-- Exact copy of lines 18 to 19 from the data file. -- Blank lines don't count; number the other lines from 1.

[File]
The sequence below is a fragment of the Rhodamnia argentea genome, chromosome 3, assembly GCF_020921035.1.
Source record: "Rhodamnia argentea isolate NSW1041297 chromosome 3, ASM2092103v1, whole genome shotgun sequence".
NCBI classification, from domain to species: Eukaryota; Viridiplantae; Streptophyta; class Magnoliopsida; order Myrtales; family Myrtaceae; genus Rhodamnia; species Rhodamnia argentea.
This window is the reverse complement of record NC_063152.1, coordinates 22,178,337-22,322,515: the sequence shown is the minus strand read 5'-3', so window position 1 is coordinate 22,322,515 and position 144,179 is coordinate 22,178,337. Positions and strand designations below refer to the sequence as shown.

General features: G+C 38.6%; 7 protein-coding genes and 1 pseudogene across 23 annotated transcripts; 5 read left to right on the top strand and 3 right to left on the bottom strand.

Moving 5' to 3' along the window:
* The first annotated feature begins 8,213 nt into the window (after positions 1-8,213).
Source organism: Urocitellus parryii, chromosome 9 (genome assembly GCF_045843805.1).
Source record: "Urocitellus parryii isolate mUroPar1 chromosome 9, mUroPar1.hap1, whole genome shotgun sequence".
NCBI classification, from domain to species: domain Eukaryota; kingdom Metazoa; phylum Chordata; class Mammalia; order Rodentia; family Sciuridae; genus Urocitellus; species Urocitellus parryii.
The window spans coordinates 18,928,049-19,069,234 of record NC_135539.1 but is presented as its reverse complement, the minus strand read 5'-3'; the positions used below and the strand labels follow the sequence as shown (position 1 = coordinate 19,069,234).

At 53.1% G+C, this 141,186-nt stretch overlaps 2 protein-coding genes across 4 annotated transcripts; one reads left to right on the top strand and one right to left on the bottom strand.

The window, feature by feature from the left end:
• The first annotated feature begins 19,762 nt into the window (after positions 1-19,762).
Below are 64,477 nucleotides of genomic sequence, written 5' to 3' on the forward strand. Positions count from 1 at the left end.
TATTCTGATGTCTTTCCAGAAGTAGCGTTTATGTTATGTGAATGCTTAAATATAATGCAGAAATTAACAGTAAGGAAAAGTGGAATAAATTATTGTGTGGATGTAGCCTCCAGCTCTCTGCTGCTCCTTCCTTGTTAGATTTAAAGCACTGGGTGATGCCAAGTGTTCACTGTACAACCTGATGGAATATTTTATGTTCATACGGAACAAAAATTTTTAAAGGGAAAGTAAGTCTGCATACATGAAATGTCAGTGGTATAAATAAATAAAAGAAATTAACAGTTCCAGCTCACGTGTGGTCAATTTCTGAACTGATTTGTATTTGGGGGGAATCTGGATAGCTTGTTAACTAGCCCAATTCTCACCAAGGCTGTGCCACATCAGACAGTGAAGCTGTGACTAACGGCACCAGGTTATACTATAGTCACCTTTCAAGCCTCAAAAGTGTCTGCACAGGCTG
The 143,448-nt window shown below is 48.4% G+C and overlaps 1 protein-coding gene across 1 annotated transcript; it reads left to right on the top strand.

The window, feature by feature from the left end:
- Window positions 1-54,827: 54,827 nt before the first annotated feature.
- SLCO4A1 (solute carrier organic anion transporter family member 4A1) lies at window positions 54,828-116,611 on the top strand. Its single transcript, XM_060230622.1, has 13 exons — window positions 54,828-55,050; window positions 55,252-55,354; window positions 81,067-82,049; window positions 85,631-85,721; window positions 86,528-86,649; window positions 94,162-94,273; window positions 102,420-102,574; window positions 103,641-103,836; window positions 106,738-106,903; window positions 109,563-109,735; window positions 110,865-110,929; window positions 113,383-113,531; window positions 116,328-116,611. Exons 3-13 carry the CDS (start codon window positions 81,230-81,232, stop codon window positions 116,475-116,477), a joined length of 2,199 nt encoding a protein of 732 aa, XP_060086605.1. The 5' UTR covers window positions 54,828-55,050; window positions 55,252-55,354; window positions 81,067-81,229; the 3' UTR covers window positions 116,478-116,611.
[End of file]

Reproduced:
The window, feature by feature from the left end:
- Window positions 1-54,827: 54,827 nt before the first annotated feature.